Inferno is the third in a trilogy of films based on Dan Brown best bestsellers. Like the first two films, The Da Vinci Code and Angels & Demons, Inferno stars Tom Hanks as art historian and cryptologist Robert Langdon, who supposed to be genius material and perhaps he is, but why does he have to be so dull?
As the story begins, Langdon (Hanks) wakes up in a Florence, Italy hospital. Dazed and having suffered a head injury, Robert is struggling to put together present memories as well as the events of the last three days. Almost immediately after he wakes up, a police woman attempts to kill Robert. As luck would have it, his physician Dr. Sienna Brooks (Felicity Jones), a puzzle enthusiast, knows who Robert is and helps him escape and brings him to her apartment, where he discovers that in the pocket of his coat is a vial used to transport lethal pathogens.
Through a series of Dante inspired clues, Langdon discovers a plague virus created by billionaire Bertrand Zobrist (Ben Foster), to cure overpopulation by wiping out half the population. However, in his search to locate the virus, Robert has the police, a compromised World Health Organization and a mysterious person with questionable intentions on the hunt for him.
Director Ron Howard has a little bit of everything happening in the first half hour of the film. Horrific imagery, disjointed flashbacks, heavily lit shots. There are moments where it really looks gorgeous, but I couldn’t shake the feeling that Howard was trying a little to hard. Perhaps he is trying to convince the audience (maybe even himself), that this story is relevant. In my opinion, Howard’s last truly great film was Frost/Nixon nine years ago, so he could really use a hit.
As it turns out, that first act of artistic chaos is the best Inferno has to offer. Once Langdon calms down, the story deflates. There are a few things that are supposed to be surprises that pop up along the rest of the way, but most viewers will see them coming.
If we’re lucky, this will be the last Robert Langdon book made into a film, as these adventures seemed to have run their course. While Tom Hanks is usually highly watchable, he seems utterly bored here and his Langdon, as in the other two films, seems utterly devoid of any discernable personality traits. Felicity Jones does what she can to try and inject some life into the proceedings, but is constrained by a do-nothing script. Ben Foster does make for a strong, Bond-like villain, so there’s that.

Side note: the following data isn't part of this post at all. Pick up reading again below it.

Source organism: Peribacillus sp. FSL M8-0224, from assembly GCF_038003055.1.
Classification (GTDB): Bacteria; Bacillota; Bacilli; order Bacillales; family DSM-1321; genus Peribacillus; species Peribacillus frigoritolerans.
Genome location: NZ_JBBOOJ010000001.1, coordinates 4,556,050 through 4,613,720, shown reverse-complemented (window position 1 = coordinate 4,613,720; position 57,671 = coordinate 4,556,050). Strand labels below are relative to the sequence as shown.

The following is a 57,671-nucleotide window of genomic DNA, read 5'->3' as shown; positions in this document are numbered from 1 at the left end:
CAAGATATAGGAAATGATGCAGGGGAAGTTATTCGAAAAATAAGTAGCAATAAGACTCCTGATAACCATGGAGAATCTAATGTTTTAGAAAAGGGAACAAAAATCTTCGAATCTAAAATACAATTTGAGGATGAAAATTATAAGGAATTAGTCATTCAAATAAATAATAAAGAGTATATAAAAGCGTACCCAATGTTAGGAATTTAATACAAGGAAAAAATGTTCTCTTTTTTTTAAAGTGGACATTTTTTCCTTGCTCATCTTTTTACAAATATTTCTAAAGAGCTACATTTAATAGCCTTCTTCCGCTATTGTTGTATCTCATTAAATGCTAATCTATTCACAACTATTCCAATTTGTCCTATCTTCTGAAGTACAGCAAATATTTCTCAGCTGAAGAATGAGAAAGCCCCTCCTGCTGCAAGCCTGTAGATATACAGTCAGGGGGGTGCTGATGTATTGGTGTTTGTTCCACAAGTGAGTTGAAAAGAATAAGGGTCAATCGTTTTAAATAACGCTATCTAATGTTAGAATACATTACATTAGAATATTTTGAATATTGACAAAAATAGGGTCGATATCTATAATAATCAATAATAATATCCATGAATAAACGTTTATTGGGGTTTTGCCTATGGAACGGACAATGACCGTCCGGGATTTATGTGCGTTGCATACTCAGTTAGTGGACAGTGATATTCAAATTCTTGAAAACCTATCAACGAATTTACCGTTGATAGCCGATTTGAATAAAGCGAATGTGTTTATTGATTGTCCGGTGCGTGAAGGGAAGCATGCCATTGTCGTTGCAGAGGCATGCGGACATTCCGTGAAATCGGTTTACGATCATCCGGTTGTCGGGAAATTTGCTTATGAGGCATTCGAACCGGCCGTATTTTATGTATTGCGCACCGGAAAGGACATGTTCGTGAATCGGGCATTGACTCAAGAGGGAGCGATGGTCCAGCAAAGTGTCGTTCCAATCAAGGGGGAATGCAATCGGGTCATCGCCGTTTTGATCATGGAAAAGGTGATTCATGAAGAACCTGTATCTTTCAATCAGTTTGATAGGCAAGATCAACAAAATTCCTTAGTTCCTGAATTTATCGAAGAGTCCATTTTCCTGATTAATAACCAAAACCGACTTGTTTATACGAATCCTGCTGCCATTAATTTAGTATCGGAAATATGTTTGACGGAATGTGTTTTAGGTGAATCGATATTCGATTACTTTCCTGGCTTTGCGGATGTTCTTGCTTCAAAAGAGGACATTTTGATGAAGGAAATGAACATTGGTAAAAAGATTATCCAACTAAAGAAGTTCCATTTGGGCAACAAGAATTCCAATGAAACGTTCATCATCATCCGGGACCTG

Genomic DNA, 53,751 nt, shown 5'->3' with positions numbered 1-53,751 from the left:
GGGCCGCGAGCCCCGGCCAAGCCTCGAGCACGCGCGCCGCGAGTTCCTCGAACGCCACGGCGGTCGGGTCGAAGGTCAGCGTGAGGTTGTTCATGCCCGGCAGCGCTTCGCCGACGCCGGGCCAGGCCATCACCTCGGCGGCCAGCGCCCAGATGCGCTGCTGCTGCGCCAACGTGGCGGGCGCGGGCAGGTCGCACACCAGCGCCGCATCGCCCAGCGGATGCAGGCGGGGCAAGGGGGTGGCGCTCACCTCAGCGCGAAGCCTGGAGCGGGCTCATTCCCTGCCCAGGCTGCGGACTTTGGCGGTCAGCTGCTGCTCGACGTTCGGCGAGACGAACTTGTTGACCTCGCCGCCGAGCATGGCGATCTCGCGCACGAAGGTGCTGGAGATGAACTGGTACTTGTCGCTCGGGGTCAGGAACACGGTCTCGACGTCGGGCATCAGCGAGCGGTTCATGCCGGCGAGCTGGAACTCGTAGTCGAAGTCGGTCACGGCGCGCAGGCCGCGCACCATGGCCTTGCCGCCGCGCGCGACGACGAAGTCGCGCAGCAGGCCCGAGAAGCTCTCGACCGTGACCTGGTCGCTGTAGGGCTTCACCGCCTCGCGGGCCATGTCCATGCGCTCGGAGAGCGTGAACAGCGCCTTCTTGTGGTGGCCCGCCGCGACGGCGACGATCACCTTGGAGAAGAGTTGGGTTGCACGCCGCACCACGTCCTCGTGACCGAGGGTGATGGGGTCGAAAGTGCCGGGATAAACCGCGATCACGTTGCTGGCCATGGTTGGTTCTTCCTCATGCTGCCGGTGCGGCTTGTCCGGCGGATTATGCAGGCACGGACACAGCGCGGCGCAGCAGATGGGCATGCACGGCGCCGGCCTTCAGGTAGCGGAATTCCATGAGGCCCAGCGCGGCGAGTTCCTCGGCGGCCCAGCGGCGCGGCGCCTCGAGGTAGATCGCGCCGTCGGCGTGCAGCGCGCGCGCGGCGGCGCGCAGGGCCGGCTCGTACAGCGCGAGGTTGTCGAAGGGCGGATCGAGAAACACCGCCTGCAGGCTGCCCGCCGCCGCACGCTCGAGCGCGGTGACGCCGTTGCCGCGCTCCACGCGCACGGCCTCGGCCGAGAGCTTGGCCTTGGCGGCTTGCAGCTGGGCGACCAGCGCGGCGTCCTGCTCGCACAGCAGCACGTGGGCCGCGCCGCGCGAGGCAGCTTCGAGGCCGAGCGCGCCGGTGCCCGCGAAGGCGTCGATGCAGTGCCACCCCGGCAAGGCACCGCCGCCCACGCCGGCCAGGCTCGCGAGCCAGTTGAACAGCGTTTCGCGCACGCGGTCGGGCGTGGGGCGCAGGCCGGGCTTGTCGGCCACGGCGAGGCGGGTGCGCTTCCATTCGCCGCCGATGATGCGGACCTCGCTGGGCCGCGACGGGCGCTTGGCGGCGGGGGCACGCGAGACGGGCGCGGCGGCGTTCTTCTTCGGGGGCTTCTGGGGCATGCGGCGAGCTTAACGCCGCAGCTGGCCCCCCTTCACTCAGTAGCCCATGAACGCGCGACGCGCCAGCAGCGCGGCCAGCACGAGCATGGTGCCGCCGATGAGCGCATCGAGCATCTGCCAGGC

Hopefully, after Inferno, Ron Howard and Tom Hanks are content to walk away from this franchise that clearly has nothing interesting left to offer. Give this a look if the completist in you demands you finish off the trilogy, if not, don’t feel badly about skipping it.
Shot digitally and presented in the 1.85 aspect ratio, The 1080p presentation looks excellent. While slightly flat, details are superb throughout. Close-ups reveal strong depth and facial features such as pores, slight skin blemishes and hair are clearly visible. The intricate brick and stone work around Florence really shines here, almost becoming a character in itself. Color saturation looks appropriate. Black levels are even and dark, while flesh tones look natural. The image provides an excellent level of clarity with no evidence of digital anomalies.
The DTS-HD Master Audio 5.1 lossless soundtrack is also excellent. Highly immersive, we are treated to a solid amount of movement about the soundfield. Ambient sounds from the street, hospital room and other locations is highly effective without ever crowding the dialogue. Heavier effects are well handled by the fronts, while musical clarify is impressive and given plenty of space to breathe. Dialogue is clean, clear and concise. Fans of the film should be very pleased with this mix.
English, English SDH and Spanish subtitles are included.
The following extras are available:
- Extended & Deleted Scenes (HD, 27:19, total) Extended Opening – Langdon’s Visions of Hell, Langdon and Sienna Flee the Hospital, Zobrist’s Full Length Overpopulation Speech, No Police, Chase Through Boboli Gardens, Sims Races to Florence, and Extended Ending – Life Pulls Us Apart Again.
- Visions of Hell (HD, 5:35) Cast and crew, as well as author Dan Brown, discuss the story’s darker narrative and themes, including a discussion of Dante, whose stories and imagery play a pivotal role in the film.
- Inferno Around the World (HD, 13:34) A look at the film’s casting process and its diverse and international flavor.
- A Look at Langdon (HD, 6:21) A look at Tom Hanks’ character and his evolution throughout the trilogy of films.
- This Is Sienna Brooks (HD, 5:48) A closer look at Felicity Jones ‘ character.
- The Billionaire Villain: Bertrand Zobrist (HD, 5:13) A closer look at the film’s main protagonist.
- Ron Howard, a Director’s Journal (HD, 10:02) Howard discusses his use of social media, locations, various scenes, working with the cast and more.
- UV Digital Copy.